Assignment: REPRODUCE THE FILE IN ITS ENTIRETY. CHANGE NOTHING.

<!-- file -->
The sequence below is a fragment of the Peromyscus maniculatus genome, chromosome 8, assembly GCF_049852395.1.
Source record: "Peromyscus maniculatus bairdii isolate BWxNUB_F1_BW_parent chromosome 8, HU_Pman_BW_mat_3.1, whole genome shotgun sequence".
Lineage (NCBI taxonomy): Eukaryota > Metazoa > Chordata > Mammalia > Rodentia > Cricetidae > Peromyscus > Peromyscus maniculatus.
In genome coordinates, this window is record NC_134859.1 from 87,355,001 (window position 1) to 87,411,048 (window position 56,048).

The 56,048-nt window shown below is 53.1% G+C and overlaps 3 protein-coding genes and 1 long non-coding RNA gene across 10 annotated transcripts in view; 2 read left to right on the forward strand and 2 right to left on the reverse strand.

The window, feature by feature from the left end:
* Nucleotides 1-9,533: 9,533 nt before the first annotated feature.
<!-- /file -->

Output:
The sequence below is a fragment of the Peromyscus maniculatus genome, chromosome 8, assembly GCF_049852395.1.
Source record: "Peromyscus maniculatus bairdii isolate BWxNUB_F1_BW_parent chromosome 8, HU_Pman_BW_mat_3.1, whole genome shotgun sequence".
Lineage (NCBI taxonomy): Eukaryota > Metazoa > Chordata > Mammalia > Rodentia > Cricetidae > Peromyscus > Peromyscus maniculatus.
In genome coordinates, this window is record NC_134859.1 from 87,355,001 (window position 1) to 87,411,048 (window position 56,048).

The 56,048-nt window shown below is 53.1% G+C and overlaps 3 protein-coding genes and 1 long non-coding RNA gene across 10 annotated transcripts in view; 2 read left to right on the forward strand and 2 right to left on the reverse strand.

The window, feature by feature from the left end:
* Nucleotides 1-9,533: 9,533 nt before the first annotated feature.